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Russia's War: Blood Upon the Snow [DVD] [1997] [Region 1] [US Import] [NTSC]

Nigel Hawthorne    DVD
2.0 out of 5 stars  See all reviews (1 customer review)
Price: 14.87
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Region 1 encoding (requires a North American or multi-region DVD player and NTSC compatible TV. More about DVD formats.)

Note: you may purchase only one copy of this product. New Region 1 DVDs are dispatched from the USA or Canada and you may be required to pay import duties and taxes on them (click here for details). Please expect a delivery time of 5-7 days.




Product details

  • Actors: Nigel Hawthorne
  • Writers: Richard Overy
  • Format: Box set, Colour, DVD-Video, Subtitled, NTSC
  • Language: English
  • Subtitles: English
  • Region: Region 1 (US and Canada DVD formats.)
  • Aspect Ratio: 4:3 - 1.33:1
  • Number of discs: 3
  • Classification: NR (Not Rated) (US MPAA rating. See details.)
  • Studio: Koch Vision
  • DVD Release Date: 24 Nov 2009
  • Run Time: 520 minutes
  • Average Customer Review: 2.0 out of 5 stars  See all reviews (1 customer review)
  • ASIN: B002LFPBJW
  • Amazon Bestsellers Rank: 252,984 in DVD & Blu-ray (See Top 100 in DVD & Blu-ray)

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Most Helpful Customer Reviews
2 of 10 people found the following review helpful
2.0 out of 5 stars operation 'paint Stalin black' 25 Dec 2009
Format:DVD
As this DVD originates from 1997, it may be excused for missing out on the wealth of information derived from freshly opened Soviet Russian archives.

Less excusable is its plain intention to picture Josef Stalin as negative as possible. Consequently maximally minimizing his two great achievements: modernizing Russia and victory over Adolf Hitler.

--------------------

Sorry English readers: for these two achievements Stalin still is widely popular in Russia. Up to this day. It also may be remembered that Stalin's huge participation in World War II considerably shortened the war in Western Europe. Thus saving the lives of a couple of million of American, Canadian and English soldiers, those of your (grand)fathers.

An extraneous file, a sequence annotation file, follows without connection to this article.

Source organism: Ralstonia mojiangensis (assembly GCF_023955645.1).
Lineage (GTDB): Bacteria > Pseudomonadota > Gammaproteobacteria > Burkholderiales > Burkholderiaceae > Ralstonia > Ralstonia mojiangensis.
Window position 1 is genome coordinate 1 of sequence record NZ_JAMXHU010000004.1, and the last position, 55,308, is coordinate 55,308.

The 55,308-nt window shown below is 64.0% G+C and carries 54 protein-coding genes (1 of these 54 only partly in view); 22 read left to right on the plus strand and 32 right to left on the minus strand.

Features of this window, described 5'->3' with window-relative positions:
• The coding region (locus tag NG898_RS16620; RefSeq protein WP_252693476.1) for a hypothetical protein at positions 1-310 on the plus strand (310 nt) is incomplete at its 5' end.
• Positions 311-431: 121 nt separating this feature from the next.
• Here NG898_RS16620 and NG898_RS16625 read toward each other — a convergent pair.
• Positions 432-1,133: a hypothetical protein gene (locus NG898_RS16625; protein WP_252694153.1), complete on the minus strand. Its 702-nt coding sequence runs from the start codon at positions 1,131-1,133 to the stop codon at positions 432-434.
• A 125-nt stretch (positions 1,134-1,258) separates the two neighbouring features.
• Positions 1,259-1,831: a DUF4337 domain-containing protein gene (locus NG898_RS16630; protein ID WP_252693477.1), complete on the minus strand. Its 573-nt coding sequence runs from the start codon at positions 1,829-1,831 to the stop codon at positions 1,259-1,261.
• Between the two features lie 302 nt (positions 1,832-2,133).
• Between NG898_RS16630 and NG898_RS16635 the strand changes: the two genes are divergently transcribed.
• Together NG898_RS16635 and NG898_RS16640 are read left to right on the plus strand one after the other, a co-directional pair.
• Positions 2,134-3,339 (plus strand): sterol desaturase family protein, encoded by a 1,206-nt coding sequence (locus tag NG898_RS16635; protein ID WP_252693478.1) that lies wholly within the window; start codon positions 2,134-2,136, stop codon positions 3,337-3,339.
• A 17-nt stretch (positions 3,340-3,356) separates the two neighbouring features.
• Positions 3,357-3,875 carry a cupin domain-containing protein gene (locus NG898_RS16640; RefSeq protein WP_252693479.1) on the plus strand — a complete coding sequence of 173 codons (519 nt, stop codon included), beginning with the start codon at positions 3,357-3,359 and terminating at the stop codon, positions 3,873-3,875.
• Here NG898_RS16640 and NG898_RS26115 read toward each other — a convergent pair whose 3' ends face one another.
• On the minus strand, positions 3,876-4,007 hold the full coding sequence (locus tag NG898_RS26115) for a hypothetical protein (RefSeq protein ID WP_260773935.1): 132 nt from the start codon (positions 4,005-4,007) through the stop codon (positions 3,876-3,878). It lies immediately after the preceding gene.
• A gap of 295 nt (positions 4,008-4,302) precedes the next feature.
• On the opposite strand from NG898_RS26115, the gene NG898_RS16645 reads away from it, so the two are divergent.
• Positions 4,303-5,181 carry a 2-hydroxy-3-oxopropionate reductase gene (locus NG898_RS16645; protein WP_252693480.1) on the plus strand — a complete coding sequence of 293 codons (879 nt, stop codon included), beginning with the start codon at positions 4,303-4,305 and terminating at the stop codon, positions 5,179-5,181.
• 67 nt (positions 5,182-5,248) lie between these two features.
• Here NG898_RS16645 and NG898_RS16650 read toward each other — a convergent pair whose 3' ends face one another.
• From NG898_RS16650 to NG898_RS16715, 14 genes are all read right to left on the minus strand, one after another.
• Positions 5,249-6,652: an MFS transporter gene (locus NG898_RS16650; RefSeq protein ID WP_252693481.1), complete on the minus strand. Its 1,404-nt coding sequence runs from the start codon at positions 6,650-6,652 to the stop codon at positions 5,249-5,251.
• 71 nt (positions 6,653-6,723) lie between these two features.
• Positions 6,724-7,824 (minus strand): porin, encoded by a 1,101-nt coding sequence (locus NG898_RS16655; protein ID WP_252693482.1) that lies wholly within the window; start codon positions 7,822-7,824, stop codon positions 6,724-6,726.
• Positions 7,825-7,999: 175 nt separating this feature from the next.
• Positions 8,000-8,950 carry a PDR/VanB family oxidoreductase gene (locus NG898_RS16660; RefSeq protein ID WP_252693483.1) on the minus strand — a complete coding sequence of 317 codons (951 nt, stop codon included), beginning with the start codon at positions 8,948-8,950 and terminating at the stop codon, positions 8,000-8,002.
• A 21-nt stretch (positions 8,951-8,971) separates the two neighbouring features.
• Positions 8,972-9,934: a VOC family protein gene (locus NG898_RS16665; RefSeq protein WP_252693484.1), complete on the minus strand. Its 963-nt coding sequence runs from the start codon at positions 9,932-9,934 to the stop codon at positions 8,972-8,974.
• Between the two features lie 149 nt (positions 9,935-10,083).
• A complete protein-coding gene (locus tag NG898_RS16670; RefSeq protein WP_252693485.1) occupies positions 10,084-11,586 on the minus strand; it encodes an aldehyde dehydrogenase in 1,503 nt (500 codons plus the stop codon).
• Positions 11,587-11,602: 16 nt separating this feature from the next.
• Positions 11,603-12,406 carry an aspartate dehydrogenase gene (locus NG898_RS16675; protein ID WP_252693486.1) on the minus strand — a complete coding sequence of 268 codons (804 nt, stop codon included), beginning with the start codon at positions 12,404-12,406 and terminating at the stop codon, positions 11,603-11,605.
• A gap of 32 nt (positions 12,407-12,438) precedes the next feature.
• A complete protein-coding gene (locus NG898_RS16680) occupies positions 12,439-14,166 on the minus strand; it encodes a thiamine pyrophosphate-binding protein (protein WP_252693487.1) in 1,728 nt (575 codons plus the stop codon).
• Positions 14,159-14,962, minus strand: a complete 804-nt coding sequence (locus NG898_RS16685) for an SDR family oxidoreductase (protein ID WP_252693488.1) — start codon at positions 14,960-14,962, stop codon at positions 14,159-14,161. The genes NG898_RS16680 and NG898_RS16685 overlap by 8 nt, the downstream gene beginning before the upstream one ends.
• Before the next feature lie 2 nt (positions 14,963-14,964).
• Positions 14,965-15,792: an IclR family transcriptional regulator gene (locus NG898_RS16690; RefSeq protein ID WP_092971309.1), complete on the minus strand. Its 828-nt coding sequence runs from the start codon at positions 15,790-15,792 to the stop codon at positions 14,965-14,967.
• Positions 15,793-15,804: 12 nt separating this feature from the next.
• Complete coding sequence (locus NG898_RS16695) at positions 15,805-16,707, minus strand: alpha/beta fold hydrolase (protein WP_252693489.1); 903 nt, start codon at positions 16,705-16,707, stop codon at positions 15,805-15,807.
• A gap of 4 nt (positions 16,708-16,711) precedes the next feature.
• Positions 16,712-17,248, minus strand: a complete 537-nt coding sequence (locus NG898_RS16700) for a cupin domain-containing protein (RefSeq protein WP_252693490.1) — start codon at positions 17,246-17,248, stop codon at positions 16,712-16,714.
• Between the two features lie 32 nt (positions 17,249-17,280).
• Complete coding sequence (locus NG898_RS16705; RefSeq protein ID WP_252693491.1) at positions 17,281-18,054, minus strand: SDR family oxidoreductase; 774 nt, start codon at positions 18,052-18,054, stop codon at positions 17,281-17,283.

Both Stalin and Hitler were deliberate mass-murderers, Stalin probably even more so than Hitler. Both dictators also committed numerous other crimes while in power. The big difference: Stalin's legacy has a positive side, while Hitler's one is only destructive & negative.
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Most Helpful Customer Reviews on Amazon.com (beta)
Amazon.com: 4.5 out of 5 stars  57 reviews
77 of 80 people found the following review helpful
5.0 out of 5 stars Fills in Many Blanks 22 Sep 2009
By Carl Brennan - Published on Amazon.com
Format:DVD
I saw this series (10-parts) back in 2002 on History International. It is, without a doubt, the best series on World War II's "Front of Decision." Not only does it cover all of the major battles that punctuated this struggle, it delves into issues that are ignored in more cursory treatments. For example, the NKVD's "blocking forces" are discussed at some length--we're even treated to interviews with NKVD veterans who shot recalcitrant officers; it covers Germany's administration of the occupied territories and the privations visited upon the civilian population--the Holocaust among these "difficulties;" and we learn about the partisan war--not just fighting by pro-Soviet partisans, but Ukrainian and Polish freedom fighters--some of these conflicts persisted until 1947.

If you're interested in history and want an excellent treatment of humanity's most destructive undertaking (to date), I highly recommend this DVD.
7 of 7 people found the following review helpful
5.0 out of 5 stars Outstanding! 30 Jun 2010
By Pamela - Published on Amazon.com
Format:DVD|Verified Purchase
If you like the World at War dvd's, you will enjoy this as well. OK, perhaps enjoy isn't the best word to use, as there is nothing enjoyable about the actions of Stalin against his own people. If you think that Hitler was the end all-be all of psychotic despots, this will be a real eye opener.

This series is laid out in similar format to the World at War, with each episode covering a specific subject, beginning from when Stalin first came to power until his death. Also, as with the World at War, if you blink you will miss something; the wealth of information and images are just riveting.